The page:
• 5 million farms recceive less than 1,250 euros in payments

  • New EU members from Eastern Europe pay more into the CAP program than they receive in subsidies.
  • Go check it all out.

    posted by Dan at 07:16 PM | Comments (11) | Trackbacks (0)

    Monday, December 12, 2005

    What happens at a WTO Ministerial -- day one

    One would assume that a minister-level meeting of a big international governmental organization like the WTO would consist of a lot of big plenary sessions combined with backroom, smoke-filled, coffee-laden negotiations. This is probably true, but in the era of NGOs and mass media coverage, there's a new wrinkle to these kind of meetings -- all of the NGO-related public panels designed to attract NGO reps and reporters who cannot attend the back-room sessions.

    The result is a weird amalgamation of quasi-academic workshop and floating press conference. NGOs supply a bevy of panels, roundtables, and speeches -- the goal being to attract as much press coverage as possible (see Victor Mallet and Justine Lau's story in the Financial Times for more on this). The conundrum is that the substance of trade issues are so mind-numbingly boring that just uttering the word "modalities" sends most reporters into a coma.

    The result is that the events that capture the most attention are the ones with the greatest celebrity or the greatest divergence of views. Yesterday, for example, OxFam attracted a great deal of press coverage for its handoff of a petition to WTO Director General Pascal Lamy. Part of this was because Mexican actor Gael Garcia Bernal was there as official OxFam presenter (Bernal also succeeded in generating a fair amount of swooning from many of the female attendants and not a small number of male ones).

    For an example of divergence of views, there is the debate that I'm sitting in as I type this, between WTO official Alejandro Jara (he's fer trade) vs. director of Focus on the Global South Walden Bello (he's agin' it). At this debate, the press outnumbers the attendants 4 to 1.

    The trick at these sort of meetings is to separate the wheat from the chaff -- most of the time, these meetings are an exercise in repeating talking points. Occasionally, someone will say something edifying. In this case, the only illuminating statement was made by Jara, who pointed out that despite the image of horsetrading among member countries during the Doha round, there have been no new commitments to liberalize for the Doha round -- just a commitment to lock in prior, autonomous, unilateral moves towards liberalization. This does not bode well for these meetings -- because without some horse trading, nothing's gonna happen.

    There was a defender of ag subsidies at the meeting, however. A U.S. soybean farmer piped up halfway through, arguing that international competition ruins the small family farmer. This has a grain of truth to it in the developed world, but I don't see why agriculture is so special -- last I checked, there are no subsidies for hunter-gatherers being proposed. The farmer's cure for this was "supply management," which as near as I could discern was a polite term for.... government support for family farms.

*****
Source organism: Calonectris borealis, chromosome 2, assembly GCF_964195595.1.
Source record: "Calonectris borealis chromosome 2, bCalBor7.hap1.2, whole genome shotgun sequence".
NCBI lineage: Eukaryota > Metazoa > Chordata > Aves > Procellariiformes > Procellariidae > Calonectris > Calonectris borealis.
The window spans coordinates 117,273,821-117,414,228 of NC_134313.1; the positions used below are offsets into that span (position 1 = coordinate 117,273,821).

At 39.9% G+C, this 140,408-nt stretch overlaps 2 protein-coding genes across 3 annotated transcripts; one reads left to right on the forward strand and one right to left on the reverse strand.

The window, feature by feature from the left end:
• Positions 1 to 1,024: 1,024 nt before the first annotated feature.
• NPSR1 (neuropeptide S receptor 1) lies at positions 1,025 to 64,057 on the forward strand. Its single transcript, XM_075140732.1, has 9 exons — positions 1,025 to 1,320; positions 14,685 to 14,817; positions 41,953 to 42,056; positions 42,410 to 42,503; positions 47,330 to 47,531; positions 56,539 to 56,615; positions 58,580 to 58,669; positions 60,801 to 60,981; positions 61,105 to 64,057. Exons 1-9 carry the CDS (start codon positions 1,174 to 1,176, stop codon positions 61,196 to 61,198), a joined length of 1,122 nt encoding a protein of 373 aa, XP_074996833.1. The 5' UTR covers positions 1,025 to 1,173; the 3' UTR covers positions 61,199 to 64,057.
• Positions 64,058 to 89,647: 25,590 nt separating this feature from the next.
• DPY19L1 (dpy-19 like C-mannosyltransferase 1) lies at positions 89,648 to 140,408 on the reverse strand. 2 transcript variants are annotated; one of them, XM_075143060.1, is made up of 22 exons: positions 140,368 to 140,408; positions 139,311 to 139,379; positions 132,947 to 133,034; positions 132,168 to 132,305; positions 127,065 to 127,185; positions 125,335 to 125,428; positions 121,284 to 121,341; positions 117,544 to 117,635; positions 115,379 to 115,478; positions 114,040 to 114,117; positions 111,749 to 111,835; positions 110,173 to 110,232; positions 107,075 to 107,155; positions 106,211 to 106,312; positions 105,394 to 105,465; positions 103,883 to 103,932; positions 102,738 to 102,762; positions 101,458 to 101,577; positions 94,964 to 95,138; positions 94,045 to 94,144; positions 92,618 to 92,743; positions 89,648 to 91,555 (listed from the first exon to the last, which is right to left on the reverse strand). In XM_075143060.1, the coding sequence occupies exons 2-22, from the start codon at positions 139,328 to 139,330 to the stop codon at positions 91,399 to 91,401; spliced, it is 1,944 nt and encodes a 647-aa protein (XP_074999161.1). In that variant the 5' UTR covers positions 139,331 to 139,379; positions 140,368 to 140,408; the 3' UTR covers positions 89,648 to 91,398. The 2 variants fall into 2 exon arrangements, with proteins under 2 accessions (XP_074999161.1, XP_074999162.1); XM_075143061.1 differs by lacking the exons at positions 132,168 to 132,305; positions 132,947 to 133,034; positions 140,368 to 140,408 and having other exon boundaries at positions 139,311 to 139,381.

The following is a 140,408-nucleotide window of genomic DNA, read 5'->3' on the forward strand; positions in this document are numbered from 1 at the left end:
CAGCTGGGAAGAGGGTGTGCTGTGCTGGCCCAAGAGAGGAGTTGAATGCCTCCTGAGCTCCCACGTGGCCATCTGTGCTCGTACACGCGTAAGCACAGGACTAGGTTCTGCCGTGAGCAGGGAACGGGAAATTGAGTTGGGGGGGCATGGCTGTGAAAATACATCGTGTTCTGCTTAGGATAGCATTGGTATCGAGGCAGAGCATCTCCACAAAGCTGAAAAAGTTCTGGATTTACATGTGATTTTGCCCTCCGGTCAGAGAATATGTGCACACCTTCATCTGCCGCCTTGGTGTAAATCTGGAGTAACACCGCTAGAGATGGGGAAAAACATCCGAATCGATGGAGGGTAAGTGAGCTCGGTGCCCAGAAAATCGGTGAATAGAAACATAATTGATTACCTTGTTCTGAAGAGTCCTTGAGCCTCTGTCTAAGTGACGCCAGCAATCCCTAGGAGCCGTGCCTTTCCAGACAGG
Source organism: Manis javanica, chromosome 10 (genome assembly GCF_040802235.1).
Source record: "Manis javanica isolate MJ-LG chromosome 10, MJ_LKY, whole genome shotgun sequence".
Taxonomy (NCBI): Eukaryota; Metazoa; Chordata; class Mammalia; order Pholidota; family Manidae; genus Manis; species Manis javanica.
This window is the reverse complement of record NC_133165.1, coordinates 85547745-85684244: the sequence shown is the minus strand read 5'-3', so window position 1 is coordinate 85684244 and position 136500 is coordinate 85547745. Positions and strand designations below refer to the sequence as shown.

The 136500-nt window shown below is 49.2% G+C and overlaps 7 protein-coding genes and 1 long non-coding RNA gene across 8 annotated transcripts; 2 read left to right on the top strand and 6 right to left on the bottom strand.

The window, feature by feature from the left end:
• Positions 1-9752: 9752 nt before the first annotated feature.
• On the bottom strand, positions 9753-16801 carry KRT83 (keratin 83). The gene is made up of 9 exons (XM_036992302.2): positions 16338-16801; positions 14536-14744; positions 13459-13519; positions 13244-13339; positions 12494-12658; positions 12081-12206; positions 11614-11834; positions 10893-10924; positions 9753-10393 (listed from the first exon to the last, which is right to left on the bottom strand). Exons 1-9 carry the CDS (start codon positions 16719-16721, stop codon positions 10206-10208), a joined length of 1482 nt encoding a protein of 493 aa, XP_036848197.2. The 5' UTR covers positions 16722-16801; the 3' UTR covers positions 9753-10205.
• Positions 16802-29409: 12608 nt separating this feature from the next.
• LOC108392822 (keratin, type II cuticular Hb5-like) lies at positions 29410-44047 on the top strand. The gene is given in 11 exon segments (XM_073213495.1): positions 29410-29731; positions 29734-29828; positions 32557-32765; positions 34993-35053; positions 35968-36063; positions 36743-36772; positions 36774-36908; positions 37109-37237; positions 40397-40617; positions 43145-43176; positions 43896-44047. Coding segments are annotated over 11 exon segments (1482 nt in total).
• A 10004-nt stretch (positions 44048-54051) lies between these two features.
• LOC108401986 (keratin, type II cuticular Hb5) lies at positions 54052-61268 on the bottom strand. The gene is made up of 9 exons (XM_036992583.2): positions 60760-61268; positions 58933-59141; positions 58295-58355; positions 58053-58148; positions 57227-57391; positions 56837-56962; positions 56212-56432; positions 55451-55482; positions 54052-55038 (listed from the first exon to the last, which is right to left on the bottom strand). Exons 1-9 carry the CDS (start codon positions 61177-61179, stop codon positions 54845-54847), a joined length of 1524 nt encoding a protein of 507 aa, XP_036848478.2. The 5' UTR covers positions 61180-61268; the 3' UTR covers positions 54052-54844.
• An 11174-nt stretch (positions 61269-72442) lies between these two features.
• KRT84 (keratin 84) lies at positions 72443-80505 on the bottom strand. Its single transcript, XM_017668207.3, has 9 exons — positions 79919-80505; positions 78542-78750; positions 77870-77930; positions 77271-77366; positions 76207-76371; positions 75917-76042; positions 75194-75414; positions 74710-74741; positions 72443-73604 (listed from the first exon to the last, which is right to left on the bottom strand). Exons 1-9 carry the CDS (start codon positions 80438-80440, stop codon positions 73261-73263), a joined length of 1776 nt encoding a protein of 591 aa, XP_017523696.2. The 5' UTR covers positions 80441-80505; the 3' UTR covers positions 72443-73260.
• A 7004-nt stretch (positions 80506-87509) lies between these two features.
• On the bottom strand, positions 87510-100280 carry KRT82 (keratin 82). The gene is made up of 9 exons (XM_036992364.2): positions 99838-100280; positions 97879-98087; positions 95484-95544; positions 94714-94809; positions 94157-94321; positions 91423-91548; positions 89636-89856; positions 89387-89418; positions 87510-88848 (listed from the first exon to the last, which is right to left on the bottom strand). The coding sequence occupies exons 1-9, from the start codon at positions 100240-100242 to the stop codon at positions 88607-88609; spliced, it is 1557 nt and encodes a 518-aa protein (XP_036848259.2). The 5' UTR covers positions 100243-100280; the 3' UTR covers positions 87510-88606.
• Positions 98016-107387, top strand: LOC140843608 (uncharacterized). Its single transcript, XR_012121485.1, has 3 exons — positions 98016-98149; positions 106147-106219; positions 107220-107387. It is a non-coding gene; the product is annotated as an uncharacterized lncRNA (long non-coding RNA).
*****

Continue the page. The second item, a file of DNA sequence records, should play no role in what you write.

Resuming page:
posted by Dan at 10:25 PM | Comments (4) | Trackbacks (0)

    What's the difference between Time and Newsweek?

    So I see that Time and Newsweek have dueling cover stories about George W. Bush, his recent political misfortunes, and his plans for the future. Both of them focus on Bush's insularity, his unwillingness to change course, and his general disdain for critics.

    This leads to the age-old question that is the title of this post. Is there any difference between Evan Thomas and Richard Wolffe's Newsweek essay and the Time story by Karen Tumulty and Mike Allen?

    As near as I can discern it, there are four differences:

    1) Tumulty and Allen seem to have slightly better sources within Bush's inner circle;

    2) Perhaps because of #1, Time's story seems to have better information.

    3) Again perhaps because of #1, Time's story has a more Bush-friendly spin. Here's the opening paragraph:

    The Yuletide decorations at the White House are simpler this year. The gaudy tinsel and the 155,000 lights of 2004 have given way to a more natural look of Christmas trees decorated with white lilies and pink roses that are replaced as they wilt. Guests at the holiday parties are noticing a different tone to George Bush too. He has never liked the 26 receptions, the thousands of punishing or limp handshakes, the graceless requests for souvenir cuff links with the presidential seal. But at some of the smaller gatherings this year, Bush has freed himself from the photo line to circulate with an intensity his friends haven't seen before. An adviser who encountered Bush on one of these reconnaissance missions through the Red Room last week tells TIME, "He's listening a little more because he's looking for something new. He's looking for ideas. He wants to hear what people are saying, because something might strike him as worth following up on."